The NFL has suspended New England Patriots quarterback Tom Brady for four games for his role in the team’s “Deflategate” scandal.
The team has also been stripped of two draft picks and fined $1 million.
The NFL doled out this punishment because its investigation found that team locker room attendant Jim McNally likely released air from a set of game footballs used during the AFC Championship this past December.
The investigation concluded that player Tom Brady was likely “at least generally aware” of McNally’s activities. There’s no evidence Patriots’ coach Bill Belichick knew what was going on.
Under-inflated footballs are easier to play football with, and each team uses its own set of footballs.
The Patriots’ opponent – the Indianapolis Colts – wouldn’t have enjoyed the same advantage.
In England, the soccer team – er, football team – Chelsea moved to within two wins of reclaiming the Premier League title after player Eden Hazard’s goal gave them a narrow victory over Manchester United at Stamford Bridge stadium in Fulham, England.
Victory in the coming games at Arsenal and Leicester City will return the title to Stamford Bridge for the first time since 2010.
London’s Chelsea were pushed all the way by a resurgent Manchester United, looking toward a seventh successive victory.
Manchester United player Wayne Rooney and the recalled Radamel Falcao came closest for Man. U., but once again they fell victim to the resilience and defensive strength that is Chelsea’s trademark under manager Jose Mourinho, assisted by the brilliance of Hazard, states the BBC.
The U.S. has some positives and is still safer than many countries, with a better economy.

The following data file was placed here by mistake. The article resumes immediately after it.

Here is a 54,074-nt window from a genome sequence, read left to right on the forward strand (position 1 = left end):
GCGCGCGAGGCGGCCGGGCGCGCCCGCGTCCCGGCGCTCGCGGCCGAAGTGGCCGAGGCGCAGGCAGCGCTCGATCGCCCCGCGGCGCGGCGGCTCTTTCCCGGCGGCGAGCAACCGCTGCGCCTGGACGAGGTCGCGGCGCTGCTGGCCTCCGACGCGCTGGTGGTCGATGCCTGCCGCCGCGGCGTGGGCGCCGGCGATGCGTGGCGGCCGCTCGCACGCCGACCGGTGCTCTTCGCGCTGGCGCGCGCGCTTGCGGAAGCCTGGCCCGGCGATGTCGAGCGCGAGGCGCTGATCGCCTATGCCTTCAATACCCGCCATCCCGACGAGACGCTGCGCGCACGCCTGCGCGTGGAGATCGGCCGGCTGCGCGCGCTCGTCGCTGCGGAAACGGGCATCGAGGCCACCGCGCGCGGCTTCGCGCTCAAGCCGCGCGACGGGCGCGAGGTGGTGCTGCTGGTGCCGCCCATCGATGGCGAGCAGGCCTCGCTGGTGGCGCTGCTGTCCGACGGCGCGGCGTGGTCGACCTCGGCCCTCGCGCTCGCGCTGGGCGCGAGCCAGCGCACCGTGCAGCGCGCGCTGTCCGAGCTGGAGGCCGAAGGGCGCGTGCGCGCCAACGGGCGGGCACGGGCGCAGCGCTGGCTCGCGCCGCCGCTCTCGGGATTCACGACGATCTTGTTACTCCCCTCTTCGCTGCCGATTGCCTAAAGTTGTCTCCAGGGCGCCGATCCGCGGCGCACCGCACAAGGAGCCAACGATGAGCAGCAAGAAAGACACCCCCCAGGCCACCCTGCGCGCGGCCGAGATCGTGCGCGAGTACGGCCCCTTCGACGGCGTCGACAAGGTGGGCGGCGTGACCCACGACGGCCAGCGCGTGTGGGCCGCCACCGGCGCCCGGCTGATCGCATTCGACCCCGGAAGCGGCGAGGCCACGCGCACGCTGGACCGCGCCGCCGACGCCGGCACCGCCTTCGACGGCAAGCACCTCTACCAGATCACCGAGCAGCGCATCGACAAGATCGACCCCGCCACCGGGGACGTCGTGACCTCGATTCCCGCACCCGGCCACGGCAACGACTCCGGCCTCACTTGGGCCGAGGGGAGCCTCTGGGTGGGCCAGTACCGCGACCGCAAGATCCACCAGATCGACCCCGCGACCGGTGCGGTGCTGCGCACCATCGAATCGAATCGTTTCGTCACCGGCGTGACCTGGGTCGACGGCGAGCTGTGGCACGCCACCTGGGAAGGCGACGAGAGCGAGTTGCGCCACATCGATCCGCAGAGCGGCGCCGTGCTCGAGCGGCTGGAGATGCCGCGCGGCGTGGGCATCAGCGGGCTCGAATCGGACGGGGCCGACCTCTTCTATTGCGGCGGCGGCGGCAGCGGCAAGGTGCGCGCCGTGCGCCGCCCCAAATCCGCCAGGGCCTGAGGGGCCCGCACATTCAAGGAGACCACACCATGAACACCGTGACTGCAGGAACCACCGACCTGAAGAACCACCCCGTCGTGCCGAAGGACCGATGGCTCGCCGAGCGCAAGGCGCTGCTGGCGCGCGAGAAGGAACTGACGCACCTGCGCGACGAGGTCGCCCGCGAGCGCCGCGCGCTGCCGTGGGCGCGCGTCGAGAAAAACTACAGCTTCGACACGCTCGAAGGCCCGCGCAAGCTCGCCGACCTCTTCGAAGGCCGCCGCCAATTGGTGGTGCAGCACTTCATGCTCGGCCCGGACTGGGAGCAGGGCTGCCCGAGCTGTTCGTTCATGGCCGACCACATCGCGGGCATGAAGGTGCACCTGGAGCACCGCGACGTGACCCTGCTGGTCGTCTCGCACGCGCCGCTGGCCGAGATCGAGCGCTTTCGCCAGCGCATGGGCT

Chicago Cubs catcher Miguel Montero, who has made his home in the Phoenix area since 2007, returned this past off-season to Venezuela, where most of his relatives still live, states USA Today.
He stayed there five days.
USA Today states that Venezuela has rampant crime and had the second-highest homicide rate in the world last year, and Montero renewed his passport in his native city of Caracas and hurried back to the USA, feeling terrible for the family members and others he left behind.
“I would go from the place where I was trying to get my passport to the house and back. That’s it,” Montero said. “You want to go to your country to relax and have a good time, not to be shut inside your house because you’re afraid to go out. … There are safety concerns anywhere in the world, but you watch the news about Venezuela and more people have been killed there than in Afghanistan.”
Montero has two kids and will request U.S. citizenship this year.
He was at the forefront of what has become a wave of Venezuelan major-league baseball players moving their families to the states, largely over safety issues.
Felix Hernandez, Miguel Cabrera, Carlos Gonzalez and Victor Martinez are some of the prominent Venezuelans who have established permanent roots in the U.S., but it’s not just the star players who are coming.
San Francisco Giants teammates Gregor Blanco and Guillermo Quiroz have moved to Miami, a favorite destination among expatriates.